From the desk of Rabbi David Lyon
The Hebrew month of Elul begins this week. You might be asking yourself, “Is that when the weather turns cooler?” It’s unlikely, but it is the month that precedes Tishrei, the first day of which is Rosh Hashanah, the Jewish New Year 5784. And, you know well that from Rosh Hashanah to Yom Kippur, we begin an introspective period to account for our deeds and make atonement. Such an obligation, you would agree, requires some preparation. So, Elul is a whole month of getting ready, spiritually and personally.
Elul, the rabbis taught, can be read as an acronym. Each of the Hebrew letters in Elul (אלול) can become the first letters of “Ani L’dodi V’dodi Li,” (אני לדודי ודודי לי), a verse from Song of Songs in the Hebrew Bible (6:3). The verse means, “I am my beloved’s, and my beloved is mine.” The acronym isn’t just coincidental. It highlights the theme of Song of Songs, which is an allegory of the love that God has for the people Israel. Therefore, the month reflects God’s love for our people and expectations that, though Tishrei is for repentance, we should anticipate that God’s love and mercy will outweigh God’s judgments and decrees.
In Judaism, God does not seek the death of the sinner; rather, that the sinner should repent and live (cf Ezekiel 18:23 & 33:11). Therefore, if God demonstrates love and mercy, then it must be for those who are not wholly righteous, but for those who will make amends. Indeed, God loves those who enter broken, who make amends, and who leave forgiven and hopeful. It’s a lifelong process through which we become the persons we were created to be. “Teshuvah,” or repentance, allows us, in our humility, to acknowledge what we failed to do and that we’re prepared to do better if we’re faced with the same or similar set of circumstances, again.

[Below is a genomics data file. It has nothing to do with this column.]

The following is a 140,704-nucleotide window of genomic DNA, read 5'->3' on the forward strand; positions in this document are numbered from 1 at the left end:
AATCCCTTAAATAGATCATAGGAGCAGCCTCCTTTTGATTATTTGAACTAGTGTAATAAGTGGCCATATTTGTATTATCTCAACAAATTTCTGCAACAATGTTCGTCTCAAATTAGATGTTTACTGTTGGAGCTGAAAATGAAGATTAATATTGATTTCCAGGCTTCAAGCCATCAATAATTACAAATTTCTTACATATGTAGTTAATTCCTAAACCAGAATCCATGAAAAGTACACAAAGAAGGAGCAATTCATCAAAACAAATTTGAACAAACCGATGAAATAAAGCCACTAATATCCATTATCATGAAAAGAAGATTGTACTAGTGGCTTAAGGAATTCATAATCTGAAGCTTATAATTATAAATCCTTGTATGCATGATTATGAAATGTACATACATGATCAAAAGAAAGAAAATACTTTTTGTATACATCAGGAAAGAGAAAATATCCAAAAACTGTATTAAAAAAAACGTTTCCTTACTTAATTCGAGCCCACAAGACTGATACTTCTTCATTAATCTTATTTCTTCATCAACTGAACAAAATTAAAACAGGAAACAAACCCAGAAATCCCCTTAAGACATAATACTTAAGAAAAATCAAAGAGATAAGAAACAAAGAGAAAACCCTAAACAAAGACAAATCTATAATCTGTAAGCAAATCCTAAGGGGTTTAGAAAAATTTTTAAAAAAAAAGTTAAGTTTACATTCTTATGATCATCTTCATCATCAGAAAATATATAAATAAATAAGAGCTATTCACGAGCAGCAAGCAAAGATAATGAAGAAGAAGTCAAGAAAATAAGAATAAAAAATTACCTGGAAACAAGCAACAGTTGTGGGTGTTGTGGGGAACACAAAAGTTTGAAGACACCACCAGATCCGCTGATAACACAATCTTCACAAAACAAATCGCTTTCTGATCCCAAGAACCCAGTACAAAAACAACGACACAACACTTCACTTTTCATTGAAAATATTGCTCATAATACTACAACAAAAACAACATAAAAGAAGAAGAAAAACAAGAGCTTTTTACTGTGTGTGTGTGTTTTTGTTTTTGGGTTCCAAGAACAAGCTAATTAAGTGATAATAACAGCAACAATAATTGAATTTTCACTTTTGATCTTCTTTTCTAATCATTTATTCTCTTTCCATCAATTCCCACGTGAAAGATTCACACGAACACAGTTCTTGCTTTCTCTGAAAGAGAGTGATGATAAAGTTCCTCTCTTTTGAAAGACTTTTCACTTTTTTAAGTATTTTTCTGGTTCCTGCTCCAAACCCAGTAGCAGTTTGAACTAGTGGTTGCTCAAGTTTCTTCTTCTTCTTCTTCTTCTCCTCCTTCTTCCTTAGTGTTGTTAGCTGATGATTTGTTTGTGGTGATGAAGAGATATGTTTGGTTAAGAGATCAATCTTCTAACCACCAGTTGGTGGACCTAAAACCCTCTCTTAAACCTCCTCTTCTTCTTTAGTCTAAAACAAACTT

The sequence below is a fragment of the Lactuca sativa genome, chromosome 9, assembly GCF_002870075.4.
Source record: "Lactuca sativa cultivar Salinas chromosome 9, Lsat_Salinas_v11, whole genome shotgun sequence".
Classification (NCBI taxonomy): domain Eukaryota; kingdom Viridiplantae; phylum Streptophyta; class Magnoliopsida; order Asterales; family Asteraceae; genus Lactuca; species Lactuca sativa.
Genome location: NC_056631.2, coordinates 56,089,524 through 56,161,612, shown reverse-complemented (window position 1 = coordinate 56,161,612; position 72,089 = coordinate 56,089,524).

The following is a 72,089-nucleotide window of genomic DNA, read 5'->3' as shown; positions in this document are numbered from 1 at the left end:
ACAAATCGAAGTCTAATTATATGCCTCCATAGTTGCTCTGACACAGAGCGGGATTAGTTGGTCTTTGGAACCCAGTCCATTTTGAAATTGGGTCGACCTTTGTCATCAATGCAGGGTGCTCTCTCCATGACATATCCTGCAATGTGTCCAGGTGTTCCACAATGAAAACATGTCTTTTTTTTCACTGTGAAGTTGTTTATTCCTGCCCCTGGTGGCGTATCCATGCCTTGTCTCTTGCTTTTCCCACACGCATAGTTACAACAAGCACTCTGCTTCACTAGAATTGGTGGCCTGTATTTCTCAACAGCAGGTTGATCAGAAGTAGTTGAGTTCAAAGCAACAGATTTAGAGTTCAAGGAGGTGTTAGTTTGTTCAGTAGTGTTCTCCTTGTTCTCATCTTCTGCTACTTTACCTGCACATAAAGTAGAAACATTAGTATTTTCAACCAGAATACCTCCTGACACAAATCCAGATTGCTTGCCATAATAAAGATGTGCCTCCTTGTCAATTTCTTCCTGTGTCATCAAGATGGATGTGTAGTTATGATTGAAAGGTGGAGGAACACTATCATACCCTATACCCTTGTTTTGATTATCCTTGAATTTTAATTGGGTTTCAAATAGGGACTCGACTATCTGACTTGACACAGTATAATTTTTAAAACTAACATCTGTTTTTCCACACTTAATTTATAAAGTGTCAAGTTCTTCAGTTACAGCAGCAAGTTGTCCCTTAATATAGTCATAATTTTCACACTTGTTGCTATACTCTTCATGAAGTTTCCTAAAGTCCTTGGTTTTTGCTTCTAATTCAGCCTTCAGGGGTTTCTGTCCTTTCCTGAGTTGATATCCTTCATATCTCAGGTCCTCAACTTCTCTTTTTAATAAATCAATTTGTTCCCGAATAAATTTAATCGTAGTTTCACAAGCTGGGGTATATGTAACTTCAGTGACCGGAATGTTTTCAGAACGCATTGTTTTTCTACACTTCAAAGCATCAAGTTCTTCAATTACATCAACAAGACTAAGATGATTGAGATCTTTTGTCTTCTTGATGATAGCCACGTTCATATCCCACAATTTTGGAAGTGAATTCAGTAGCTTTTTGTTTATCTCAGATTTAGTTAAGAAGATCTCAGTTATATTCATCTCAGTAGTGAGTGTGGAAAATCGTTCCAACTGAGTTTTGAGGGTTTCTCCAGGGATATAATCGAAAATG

Such personal human hopefulness is a reason to prepare for High Holy Days without trepidation. A month to get ready leaves us plenty of time even if we procrastinate, but why wait? The process is meant to be weighty, but the outcome is already tipped in our favor. In response to our prayers, God says, “I pardon as you have asked” (Numbers 14:20). Ultimately, God is waiting for us. Are we ready to enter into God’s holy place and make amends, together? What happens if the Ten Days of Repentance begin, and we’re not prepared? The rabbis also taught that God meets us where we are to help us come the rest of the way.
To begin, all are invited to Selichot Services, on September 9th, for a brief service to welcome the theme of the High Holy Days and to change the Torah covers to their white mantels for the Holy Day season. Ready or not, we’ll be together soon, beginning with Rosh Hashanah on Friday evening, September 15, 2023, in the sanctuary at Congregation Beth Israel and on livestream. The full schedule is available online and will be arriving soon by mail.
As the weekend comes and Shabbat arrives, be safe and cool, and look ahead to a season of personal growth and renewal.